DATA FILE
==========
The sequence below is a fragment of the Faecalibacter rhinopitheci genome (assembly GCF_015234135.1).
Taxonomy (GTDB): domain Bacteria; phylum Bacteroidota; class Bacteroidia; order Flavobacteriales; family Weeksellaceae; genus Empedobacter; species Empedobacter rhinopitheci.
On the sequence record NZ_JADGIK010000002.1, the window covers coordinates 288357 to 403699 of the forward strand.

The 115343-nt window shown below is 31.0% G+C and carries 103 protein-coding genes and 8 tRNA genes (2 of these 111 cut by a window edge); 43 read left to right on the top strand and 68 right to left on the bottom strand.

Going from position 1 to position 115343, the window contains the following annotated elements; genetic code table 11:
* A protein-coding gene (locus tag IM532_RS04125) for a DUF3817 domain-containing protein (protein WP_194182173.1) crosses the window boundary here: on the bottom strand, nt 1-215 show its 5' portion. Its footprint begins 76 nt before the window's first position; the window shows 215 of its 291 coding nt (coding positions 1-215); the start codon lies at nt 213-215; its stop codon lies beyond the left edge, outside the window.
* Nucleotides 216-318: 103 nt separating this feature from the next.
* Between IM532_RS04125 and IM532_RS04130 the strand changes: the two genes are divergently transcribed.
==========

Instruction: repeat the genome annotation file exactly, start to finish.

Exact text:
The sequence below is a fragment of the Faecalibacter rhinopitheci genome (assembly GCF_015234135.1).
Taxonomy (GTDB): domain Bacteria; phylum Bacteroidota; class Bacteroidia; order Flavobacteriales; family Weeksellaceae; genus Empedobacter; species Empedobacter rhinopitheci.
On the sequence record NZ_JADGIK010000002.1, the window covers coordinates 288357 to 403699 of the forward strand.

The 115343-nt window shown below is 31.0% G+C and carries 103 protein-coding genes and 8 tRNA genes (2 of these 111 cut by a window edge); 43 read left to right on the top strand and 68 right to left on the bottom strand.

Going from position 1 to position 115343, the window contains the following annotated elements; genetic code table 11:
* A protein-coding gene (locus tag IM532_RS04125) for a DUF3817 domain-containing protein (protein WP_194182173.1) crosses the window boundary here: on the bottom strand, nt 1-215 show its 5' portion. Its footprint begins 76 nt before the window's first position; the window shows 215 of its 291 coding nt (coding positions 1-215); the start codon lies at nt 213-215; its stop codon lies beyond the left edge, outside the window.
* Nucleotides 216-318: 103 nt separating this feature from the next.
* Between IM532_RS04125 and IM532_RS04130 the strand changes: the two genes are divergently transcribed.